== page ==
Story Outline: Starting Point

last updated: 21 November 2018 (approximate reading time: 2 minutes; 358 words)

Some authors start writing and see where the story takes them. Others outline. I fall into the latter camp.

When I begin to outline, it helps to have a template to put some structure around my thoughts and to work as a framework where I can assess and understand the ideas I’m pushing around. The template I use is essentially the three act structure, but with a bit of detail. It is the tool I use to work from my five questions to a more fleshed out story.

This notes below are my starting point template for outlining the entire story. It’s not an iron law—simply a few headings to prompt my thoughts. I then have a separate set of prompts for thinking at the scene level.

Act One

Hook the reader

Make it matter to the reader. Introduce an engaging character and an interesting situation.

Set the world running

  • Follow the first introduced character/situation and develop that story.
  • Introduce more characters—but not too many.
  • Highlight differing goals of differing characters.

Inciting Incident

The protagonist encounters the problem which will change their life.

This problem is the basis of the central conflict around which the story revolves.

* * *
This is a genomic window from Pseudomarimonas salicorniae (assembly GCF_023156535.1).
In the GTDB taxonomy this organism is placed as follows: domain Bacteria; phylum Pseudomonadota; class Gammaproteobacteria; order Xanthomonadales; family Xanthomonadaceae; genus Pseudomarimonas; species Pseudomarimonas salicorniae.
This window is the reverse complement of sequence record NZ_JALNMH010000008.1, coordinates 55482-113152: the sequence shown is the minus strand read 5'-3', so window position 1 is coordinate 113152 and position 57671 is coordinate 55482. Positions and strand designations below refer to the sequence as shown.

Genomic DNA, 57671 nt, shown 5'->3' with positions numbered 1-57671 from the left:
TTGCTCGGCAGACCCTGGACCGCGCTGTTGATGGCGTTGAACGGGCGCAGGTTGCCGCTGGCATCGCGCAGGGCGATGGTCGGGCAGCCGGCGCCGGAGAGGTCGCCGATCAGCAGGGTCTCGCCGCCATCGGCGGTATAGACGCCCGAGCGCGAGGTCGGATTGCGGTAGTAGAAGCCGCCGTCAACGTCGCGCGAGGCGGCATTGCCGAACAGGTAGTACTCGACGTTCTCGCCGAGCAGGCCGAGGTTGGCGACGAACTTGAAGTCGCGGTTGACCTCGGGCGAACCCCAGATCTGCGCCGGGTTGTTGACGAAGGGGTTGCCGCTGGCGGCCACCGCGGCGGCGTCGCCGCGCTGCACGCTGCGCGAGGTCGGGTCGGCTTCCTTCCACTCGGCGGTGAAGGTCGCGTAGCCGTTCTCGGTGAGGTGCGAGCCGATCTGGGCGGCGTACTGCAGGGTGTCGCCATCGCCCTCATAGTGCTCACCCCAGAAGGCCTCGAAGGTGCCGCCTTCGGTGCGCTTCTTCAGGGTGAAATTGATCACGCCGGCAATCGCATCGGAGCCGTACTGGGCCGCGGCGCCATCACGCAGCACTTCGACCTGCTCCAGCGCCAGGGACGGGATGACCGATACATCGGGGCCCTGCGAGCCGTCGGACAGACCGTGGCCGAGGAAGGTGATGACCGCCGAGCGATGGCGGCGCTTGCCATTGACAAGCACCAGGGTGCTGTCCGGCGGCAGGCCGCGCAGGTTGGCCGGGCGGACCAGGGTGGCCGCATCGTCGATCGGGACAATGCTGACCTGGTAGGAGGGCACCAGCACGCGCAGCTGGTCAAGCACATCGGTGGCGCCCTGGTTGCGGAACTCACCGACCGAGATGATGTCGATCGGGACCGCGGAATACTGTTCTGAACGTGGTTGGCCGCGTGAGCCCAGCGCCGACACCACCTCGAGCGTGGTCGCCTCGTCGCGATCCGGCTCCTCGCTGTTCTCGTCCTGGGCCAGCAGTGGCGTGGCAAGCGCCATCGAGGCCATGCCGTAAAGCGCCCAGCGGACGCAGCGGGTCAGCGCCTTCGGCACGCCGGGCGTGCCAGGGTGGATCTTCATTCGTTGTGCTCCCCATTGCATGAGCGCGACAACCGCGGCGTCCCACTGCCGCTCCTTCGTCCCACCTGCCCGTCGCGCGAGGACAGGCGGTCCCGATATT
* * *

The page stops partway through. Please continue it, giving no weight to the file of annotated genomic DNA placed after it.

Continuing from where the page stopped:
Protagonist commits to the project; may need some encouragement or initially walk away.

Act Two (part one)

Protagonist pursues the new project

The protagonist gets to work, but the work is hard and a hornet’s nest is kicked.

Antagonist Reacts

An unexpected development changes the protagonist’s approach and forces them to confront/react to their opponent (thereby providing a reminder of the central conflict).

Midpoint: further advances for the protagonist

The protagonist changes from being on the run, to chasing their prey.

Act Two (part two)

Antagonist regroups

The protagonist is working toward a goal, but the antagonist is gaining strength and knowledge and is resisting the protagonist.

All is lost

Low point for the protagonist. The antagonist has seemingly won—they’ve definitely won this round.

Act Three


From the low point, by their own actions, the protagonist must seek to overcome the antagonist.


The protagonist succeeds or fails.

The New Normal

All issues are resolved.

Tie up loose ends.

Filed under

Category: story
Tags: outline